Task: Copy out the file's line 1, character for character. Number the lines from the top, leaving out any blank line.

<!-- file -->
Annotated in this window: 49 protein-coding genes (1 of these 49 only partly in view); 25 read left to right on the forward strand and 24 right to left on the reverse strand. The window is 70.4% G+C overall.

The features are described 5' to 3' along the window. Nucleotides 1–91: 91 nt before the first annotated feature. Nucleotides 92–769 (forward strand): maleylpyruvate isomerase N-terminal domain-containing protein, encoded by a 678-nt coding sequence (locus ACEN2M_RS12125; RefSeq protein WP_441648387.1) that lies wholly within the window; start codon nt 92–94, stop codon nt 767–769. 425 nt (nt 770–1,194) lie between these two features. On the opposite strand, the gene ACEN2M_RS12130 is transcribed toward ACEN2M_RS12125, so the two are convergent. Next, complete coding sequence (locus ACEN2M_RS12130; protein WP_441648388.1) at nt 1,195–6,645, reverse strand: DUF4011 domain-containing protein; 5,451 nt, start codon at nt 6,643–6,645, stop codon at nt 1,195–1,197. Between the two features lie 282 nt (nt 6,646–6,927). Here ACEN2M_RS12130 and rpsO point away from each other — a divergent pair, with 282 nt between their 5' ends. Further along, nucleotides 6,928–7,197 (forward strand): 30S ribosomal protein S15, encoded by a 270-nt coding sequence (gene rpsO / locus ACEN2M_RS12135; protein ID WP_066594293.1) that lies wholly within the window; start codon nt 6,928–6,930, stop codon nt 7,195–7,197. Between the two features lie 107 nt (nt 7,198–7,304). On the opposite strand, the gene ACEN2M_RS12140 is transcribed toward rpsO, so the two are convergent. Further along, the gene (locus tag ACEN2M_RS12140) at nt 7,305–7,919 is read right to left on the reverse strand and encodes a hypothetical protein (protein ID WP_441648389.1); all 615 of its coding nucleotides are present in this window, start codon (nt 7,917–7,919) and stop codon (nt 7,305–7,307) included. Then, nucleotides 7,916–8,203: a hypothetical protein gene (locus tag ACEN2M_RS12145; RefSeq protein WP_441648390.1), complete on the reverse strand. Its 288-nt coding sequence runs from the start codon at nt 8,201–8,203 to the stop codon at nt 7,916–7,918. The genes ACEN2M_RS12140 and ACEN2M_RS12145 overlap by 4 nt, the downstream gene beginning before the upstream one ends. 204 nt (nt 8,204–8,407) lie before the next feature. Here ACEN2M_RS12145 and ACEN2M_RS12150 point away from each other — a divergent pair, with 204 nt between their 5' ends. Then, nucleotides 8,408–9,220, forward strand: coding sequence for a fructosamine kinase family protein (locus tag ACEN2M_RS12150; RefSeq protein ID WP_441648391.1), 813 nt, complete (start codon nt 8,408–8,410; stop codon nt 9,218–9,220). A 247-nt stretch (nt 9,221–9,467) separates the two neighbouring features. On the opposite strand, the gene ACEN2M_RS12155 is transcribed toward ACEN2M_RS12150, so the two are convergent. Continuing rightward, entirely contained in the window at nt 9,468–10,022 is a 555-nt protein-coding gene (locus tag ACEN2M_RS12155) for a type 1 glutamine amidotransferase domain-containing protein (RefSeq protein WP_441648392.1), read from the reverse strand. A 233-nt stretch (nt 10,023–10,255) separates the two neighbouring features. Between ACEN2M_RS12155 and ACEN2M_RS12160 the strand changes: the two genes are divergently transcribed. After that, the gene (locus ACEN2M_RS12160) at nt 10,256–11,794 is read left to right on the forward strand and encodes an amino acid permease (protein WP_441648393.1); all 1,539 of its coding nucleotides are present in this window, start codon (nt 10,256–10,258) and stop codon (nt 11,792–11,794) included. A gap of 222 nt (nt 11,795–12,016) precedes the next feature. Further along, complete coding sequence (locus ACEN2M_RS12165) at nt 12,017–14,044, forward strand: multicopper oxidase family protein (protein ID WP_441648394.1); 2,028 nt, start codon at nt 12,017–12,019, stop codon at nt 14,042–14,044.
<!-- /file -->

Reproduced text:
Annotated in this window: 49 protein-coding genes (1 of these 49 only partly in view); 25 read left to right on the forward strand and 24 right to left on the reverse strand. The window is 70.4% G+C overall.